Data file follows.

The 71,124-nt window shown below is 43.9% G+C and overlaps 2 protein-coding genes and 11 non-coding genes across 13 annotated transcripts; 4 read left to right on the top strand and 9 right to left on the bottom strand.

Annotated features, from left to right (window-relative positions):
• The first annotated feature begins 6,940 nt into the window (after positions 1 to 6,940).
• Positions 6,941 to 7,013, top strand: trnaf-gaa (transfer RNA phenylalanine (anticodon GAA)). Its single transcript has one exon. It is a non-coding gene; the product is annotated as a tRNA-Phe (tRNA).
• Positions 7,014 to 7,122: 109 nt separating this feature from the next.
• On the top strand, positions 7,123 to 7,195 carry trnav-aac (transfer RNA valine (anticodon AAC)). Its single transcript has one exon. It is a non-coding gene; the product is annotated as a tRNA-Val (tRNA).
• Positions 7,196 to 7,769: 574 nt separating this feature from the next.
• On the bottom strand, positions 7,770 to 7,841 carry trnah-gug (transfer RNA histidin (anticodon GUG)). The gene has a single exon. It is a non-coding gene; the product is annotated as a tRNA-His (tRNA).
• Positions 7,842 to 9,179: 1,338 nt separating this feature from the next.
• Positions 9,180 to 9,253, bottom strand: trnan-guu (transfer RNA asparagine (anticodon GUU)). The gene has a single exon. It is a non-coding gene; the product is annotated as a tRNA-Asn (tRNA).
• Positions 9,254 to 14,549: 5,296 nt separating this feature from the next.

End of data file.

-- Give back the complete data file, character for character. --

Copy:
The 71,124-nt window shown below is 43.9% G+C and overlaps 2 protein-coding genes and 11 non-coding genes across 13 annotated transcripts; 4 read left to right on the top strand and 9 right to left on the bottom strand.

Annotated features, from left to right (window-relative positions):
• The first annotated feature begins 6,940 nt into the window (after positions 1 to 6,940).
• Positions 6,941 to 7,013, top strand: trnaf-gaa (transfer RNA phenylalanine (anticodon GAA)). Its single transcript has one exon. It is a non-coding gene; the product is annotated as a tRNA-Phe (tRNA).
• Positions 7,014 to 7,122: 109 nt separating this feature from the next.
• On the top strand, positions 7,123 to 7,195 carry trnav-aac (transfer RNA valine (anticodon AAC)). Its single transcript has one exon. It is a non-coding gene; the product is annotated as a tRNA-Val (tRNA).
• Positions 7,196 to 7,769: 574 nt separating this feature from the next.
• On the bottom strand, positions 7,770 to 7,841 carry trnah-gug (transfer RNA histidin (anticodon GUG)). The gene has a single exon. It is a non-coding gene; the product is annotated as a tRNA-His (tRNA).
• Positions 7,842 to 9,179: 1,338 nt separating this feature from the next.
• Positions 9,180 to 9,253, bottom strand: trnan-guu (transfer RNA asparagine (anticodon GUU)). The gene has a single exon. It is a non-coding gene; the product is annotated as a tRNA-Asn (tRNA).
• Positions 9,254 to 14,549: 5,296 nt separating this feature from the next.